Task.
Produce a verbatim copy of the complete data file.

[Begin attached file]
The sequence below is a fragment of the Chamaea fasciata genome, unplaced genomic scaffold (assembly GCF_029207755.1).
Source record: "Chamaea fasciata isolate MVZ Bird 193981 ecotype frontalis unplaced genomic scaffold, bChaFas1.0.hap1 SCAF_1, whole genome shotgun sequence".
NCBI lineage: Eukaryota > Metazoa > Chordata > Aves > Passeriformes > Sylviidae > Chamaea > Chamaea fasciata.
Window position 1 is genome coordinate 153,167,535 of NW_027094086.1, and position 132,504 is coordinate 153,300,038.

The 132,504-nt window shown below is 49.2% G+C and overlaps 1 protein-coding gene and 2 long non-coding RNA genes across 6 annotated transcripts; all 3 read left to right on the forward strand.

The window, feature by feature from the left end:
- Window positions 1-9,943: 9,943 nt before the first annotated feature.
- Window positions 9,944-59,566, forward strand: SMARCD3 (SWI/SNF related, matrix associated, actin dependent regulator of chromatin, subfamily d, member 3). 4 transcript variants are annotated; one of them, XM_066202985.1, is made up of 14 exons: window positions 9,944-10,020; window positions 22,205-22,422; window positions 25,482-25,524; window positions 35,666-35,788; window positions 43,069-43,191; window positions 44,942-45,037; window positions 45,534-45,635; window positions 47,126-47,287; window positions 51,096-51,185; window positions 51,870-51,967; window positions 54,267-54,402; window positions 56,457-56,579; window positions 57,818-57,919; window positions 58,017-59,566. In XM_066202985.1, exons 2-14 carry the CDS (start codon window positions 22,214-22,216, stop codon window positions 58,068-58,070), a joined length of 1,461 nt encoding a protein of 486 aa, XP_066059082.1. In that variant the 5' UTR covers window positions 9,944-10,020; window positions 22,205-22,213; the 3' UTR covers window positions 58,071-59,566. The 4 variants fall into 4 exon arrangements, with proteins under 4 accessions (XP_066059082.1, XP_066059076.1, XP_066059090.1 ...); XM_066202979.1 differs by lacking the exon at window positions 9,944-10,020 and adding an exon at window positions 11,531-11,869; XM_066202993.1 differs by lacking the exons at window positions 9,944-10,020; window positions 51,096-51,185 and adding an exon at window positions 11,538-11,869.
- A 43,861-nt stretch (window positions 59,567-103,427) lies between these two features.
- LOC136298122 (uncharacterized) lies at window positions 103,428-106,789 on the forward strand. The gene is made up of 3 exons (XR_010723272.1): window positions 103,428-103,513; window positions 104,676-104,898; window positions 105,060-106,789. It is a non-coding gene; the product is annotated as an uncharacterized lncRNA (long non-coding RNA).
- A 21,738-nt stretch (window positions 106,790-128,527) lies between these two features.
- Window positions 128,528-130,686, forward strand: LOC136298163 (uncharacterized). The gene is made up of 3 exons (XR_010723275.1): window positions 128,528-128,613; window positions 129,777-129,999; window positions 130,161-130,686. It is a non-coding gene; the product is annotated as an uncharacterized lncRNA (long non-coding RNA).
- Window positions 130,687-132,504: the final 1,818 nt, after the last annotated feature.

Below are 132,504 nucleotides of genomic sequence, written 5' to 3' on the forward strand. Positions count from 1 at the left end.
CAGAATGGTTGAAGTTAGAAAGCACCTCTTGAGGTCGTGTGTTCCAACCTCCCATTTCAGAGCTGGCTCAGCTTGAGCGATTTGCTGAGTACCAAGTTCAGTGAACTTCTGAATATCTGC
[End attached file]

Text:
The sequence below is a fragment of the Chamaea fasciata genome, unplaced genomic scaffold (assembly GCF_029207755.1).
Source record: "Chamaea fasciata isolate MVZ Bird 193981 ecotype frontalis unplaced genomic scaffold, bChaFas1.0.hap1 SCAF_1, whole genome shotgun sequence".
NCBI lineage: Eukaryota > Metazoa > Chordata > Aves > Passeriformes > Sylviidae > Chamaea > Chamaea fasciata.
Window position 1 is genome coordinate 153,167,535 of NW_027094086.1, and position 132,504 is coordinate 153,300,038.

The 132,504-nt window shown below is 49.2% G+C and overlaps 1 protein-coding gene and 2 long non-coding RNA genes across 6 annotated transcripts; all 3 read left to right on the forward strand.

The window, feature by feature from the left end:
- Window positions 1-9,943: 9,943 nt before the first annotated feature.
- Window positions 9,944-59,566, forward strand: SMARCD3 (SWI/SNF related, matrix associated, actin dependent regulator of chromatin, subfamily d, member 3). 4 transcript variants are annotated; one of them, XM_066202985.1, is made up of 14 exons: window positions 9,944-10,020; window positions 22,205-22,422; window positions 25,482-25,524; window positions 35,666-35,788; window positions 43,069-43,191; window positions 44,942-45,037; window positions 45,534-45,635; window positions 47,126-47,287; window positions 51,096-51,185; window positions 51,870-51,967; window positions 54,267-54,402; window positions 56,457-56,579; window positions 57,818-57,919; window positions 58,017-59,566. In XM_066202985.1, exons 2-14 carry the CDS (start codon window positions 22,214-22,216, stop codon window positions 58,068-58,070), a joined length of 1,461 nt encoding a protein of 486 aa, XP_066059082.1. In that variant the 5' UTR covers window positions 9,944-10,020; window positions 22,205-22,213; the 3' UTR covers window positions 58,071-59,566. The 4 variants fall into 4 exon arrangements, with proteins under 4 accessions (XP_066059082.1, XP_066059076.1, XP_066059090.1 ...); XM_066202979.1 differs by lacking the exon at window positions 9,944-10,020 and adding an exon at window positions 11,531-11,869; XM_066202993.1 differs by lacking the exons at window positions 9,944-10,020; window positions 51,096-51,185 and adding an exon at window positions 11,538-11,869.
- A 43,861-nt stretch (window positions 59,567-103,427) lies between these two features.
- LOC136298122 (uncharacterized) lies at window positions 103,428-106,789 on the forward strand. The gene is made up of 3 exons (XR_010723272.1): window positions 103,428-103,513; window positions 104,676-104,898; window positions 105,060-106,789. It is a non-coding gene; the product is annotated as an uncharacterized lncRNA (long non-coding RNA).
- A 21,738-nt stretch (window positions 106,790-128,527) lies between these two features.
- Window positions 128,528-130,686, forward strand: LOC136298163 (uncharacterized). The gene is made up of 3 exons (XR_010723275.1): window positions 128,528-128,613; window positions 129,777-129,999; window positions 130,161-130,686. It is a non-coding gene; the product is annotated as an uncharacterized lncRNA (long non-coding RNA).
- Window positions 130,687-132,504: the final 1,818 nt, after the last annotated feature.

Below are 132,504 nucleotides of genomic sequence, written 5' to 3' on the forward strand. Positions count from 1 at the left end.
CAGAATGGTTGAAGTTAGAAAGCACCTCTTGAGGTCGTGTGTTCCAACCTCCCATTTCAGAGCTGGCTCAGCTTGAGCGATTTGCTGAGTACCAAGTTCAGTGAACTTCTGAATATCTGC